Course Code and Name: SEEM2440 – Engineering Economics

Course Objectives:

1.     Build a framework to systematically analyze the economic aspects of engineering solutions.

2.     Acquire the techniques to evaluate the profitability of engineering proposals.

3.     Evaluate alternative designs by considering notions such as time value of money, economic equivalence, depreciation, inflation, tax, and benefit-cost ratio.

Course Outcomes:

 

  1. Able to identify and categorize cost items in an engineering design project by using the relevant terminology.
  2. Competent to generate new engineering designs within economical constraints.
  3. Able to optimize the performance of an engineering design or system by analyzing its revenue and cost components.
  4. Skilled at communicating with multidisciplinary teams to analyze engineering designs and to effectively explain solutions.
  5. Able to apply relevant methodological tools to make decisions regarding the acceptability of a proposal and selection of the best solution. 
  6. Able to revise analysis and solutions by including the dynamic and uncertain global economical conditions.
  7. Ethical in selecting the problem parameters such as study period, interest rate etc.

Programme Outcomes:

(P1)    The ability to apply knowledge of mathematics, science, and engineering appropriate to the degree discipline (K/S)

(P2)    The ability to design and conduct experiments, as well as to analyze and interpret data (K/S)

(P3)    The ability to design a system, component, or process to meet desired needs within realistic constraints, such as economic, environmental, social, political, ethical, health and safety, manufacturability and sustainability (K/S)

(P4)    The ability to function in multi-disciplinary teams (S/V)

(P5)    The ability to identify, formulate, and solve engineering problems (K/S)

(P6)    The understanding of professional and ethical responsibility (V)

(P7)    The ability to communicate effectively (S)

(P8)    The ability to understand the impact of engineering solutions in a global and societal context, especially the importance of health, safety and environmental considerations to both workers and the general public (V)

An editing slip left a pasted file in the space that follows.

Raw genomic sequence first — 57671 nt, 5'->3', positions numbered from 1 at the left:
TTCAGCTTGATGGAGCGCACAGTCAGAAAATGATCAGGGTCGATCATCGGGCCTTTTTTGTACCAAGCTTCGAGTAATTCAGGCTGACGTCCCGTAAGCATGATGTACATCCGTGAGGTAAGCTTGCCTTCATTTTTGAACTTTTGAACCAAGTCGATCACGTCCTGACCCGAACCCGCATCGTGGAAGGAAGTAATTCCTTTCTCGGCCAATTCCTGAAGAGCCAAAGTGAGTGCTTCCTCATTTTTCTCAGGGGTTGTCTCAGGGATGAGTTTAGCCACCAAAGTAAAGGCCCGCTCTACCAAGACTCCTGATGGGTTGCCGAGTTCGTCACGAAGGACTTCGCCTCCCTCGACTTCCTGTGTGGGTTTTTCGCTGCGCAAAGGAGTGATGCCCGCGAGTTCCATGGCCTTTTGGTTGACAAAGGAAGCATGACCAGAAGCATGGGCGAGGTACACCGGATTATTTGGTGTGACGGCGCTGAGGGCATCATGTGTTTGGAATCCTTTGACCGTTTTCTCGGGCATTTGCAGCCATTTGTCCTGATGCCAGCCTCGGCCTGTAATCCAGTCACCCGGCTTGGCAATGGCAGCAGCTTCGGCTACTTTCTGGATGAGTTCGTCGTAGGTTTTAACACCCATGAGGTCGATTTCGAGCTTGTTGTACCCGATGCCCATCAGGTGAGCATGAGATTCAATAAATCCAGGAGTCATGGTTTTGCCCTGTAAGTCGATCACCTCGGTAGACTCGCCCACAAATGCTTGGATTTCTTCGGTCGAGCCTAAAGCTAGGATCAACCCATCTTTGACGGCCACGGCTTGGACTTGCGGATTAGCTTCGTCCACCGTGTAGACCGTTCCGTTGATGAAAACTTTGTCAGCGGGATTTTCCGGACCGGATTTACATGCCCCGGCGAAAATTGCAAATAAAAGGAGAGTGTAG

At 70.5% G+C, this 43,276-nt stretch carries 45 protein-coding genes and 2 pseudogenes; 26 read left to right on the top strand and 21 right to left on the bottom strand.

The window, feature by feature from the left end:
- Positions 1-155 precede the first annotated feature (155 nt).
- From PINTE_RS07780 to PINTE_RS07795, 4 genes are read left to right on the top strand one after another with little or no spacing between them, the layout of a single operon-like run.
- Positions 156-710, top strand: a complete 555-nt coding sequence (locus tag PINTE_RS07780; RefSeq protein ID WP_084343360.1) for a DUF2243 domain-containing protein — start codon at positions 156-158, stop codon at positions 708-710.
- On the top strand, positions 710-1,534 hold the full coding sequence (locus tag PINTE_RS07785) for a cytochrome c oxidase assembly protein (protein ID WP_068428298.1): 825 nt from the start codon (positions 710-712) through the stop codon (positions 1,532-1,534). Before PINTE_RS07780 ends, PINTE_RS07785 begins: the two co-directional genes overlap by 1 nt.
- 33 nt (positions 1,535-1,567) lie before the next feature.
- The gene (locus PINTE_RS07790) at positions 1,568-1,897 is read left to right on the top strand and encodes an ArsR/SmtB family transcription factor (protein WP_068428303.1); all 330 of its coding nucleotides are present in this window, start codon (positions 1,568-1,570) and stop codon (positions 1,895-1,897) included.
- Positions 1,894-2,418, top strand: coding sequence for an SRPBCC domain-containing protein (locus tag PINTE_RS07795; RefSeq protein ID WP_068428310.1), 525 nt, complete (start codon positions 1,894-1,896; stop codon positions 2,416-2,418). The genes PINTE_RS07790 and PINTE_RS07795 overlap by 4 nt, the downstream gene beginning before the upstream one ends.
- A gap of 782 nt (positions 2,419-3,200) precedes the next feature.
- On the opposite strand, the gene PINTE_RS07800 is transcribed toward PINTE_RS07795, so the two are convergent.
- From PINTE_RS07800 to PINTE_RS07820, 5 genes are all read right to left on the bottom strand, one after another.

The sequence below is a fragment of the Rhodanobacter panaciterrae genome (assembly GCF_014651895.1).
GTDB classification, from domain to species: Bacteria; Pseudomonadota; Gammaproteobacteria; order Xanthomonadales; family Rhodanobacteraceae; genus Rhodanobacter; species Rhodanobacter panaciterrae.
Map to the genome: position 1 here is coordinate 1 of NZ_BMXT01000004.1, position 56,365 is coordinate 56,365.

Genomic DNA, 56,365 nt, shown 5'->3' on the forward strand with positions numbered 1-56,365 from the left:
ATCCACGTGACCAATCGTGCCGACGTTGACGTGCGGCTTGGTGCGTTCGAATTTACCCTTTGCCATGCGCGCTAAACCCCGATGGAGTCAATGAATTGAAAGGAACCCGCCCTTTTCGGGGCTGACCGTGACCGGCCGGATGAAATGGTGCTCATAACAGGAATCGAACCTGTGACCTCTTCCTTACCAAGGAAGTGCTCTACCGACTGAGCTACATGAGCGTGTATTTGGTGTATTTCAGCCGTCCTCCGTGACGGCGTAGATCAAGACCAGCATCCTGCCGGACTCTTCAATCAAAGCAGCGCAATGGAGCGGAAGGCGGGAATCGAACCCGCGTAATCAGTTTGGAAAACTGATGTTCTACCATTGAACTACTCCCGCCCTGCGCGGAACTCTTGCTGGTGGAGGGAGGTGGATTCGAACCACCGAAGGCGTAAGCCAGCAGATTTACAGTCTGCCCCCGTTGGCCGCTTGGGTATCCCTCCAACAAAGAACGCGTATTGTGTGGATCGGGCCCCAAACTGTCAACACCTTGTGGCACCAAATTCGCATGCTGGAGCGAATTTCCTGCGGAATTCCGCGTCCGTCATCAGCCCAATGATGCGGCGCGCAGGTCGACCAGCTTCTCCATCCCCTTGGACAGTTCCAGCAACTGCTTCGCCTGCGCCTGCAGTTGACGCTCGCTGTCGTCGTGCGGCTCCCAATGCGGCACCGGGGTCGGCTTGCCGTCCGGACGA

(P9)    The ability to recognize the need for, and to engage in life-long learning (V)

(P10) The ability to stay abreast of contemporary issues (S/V)

(P11) The ability to use the techniques, skills, and modern engineering tools necessary for engineering practice appropriate to the degree discipline (K/S)

(P12) The ability to use the computer/IT tools relevant to the discipline along with an understanding of their processes and limitations (K/S/V)

(P13) The ability to apply the skills relevant to the discipline of operations research and information technology and their applications in engineering and managerial decision making, especially in financial services, logistics and supply chain management, business information systems, and service engineering and management (K/S)

 

K = Knowledge outcomes

S = Skills outcomes

V = Values and attitude outcomes

Weights (in %):

P1

P2

P3

P4

P5

P6

P7

P8

P9

P10

P11

P12

P13

Other

Total

5%

 

25%

10%

25%

5%

5%

 

5%

 

 

 

20%

 

100%

Course Outcome(s) is/are measurable or not: Yes  /  Yes (Partial) /  No   (Please choose).     If Yes, please suggest ways to measure:

This course contributes to

(P1) by teaching mathematical methods to analyze engineering design problems. It could be measured by designing related questions and evaluating students’ solutions.

(P3) by teaching methods to handle economic constraints in system design. It could be measured by designing related questions and evaluating students’ solutions.

(P4) by demonstrating the need to interact with multiple departments in an organization such as accountancy, mechanical or electrical engineering divisions, to determine problem parameters or understand cost components of a system.   

(P5) by exposing students to different problem situations and asking them to propose a solution. It could be measured by assigning case studies motivated from practical applications and by evaluating the students’ analysis.

(P6) by demonstrating the effects of unethical behavior on the final results. It could be measured by designing questions that specifically ask students to describe the ethical approach in a particular economic analysis.

(P7) by asking students to present and defend their proposals or solutions using technical reports.

(P9) by teaching how to respond to dynamic economical environments including uncertainty and risk analysis.

(P13) by applying the optimization tools from Operations Research discipline and allowing students to practice. It could be measured by designing problems that require optimization of certain outputs such as profit and cost in a particular problem.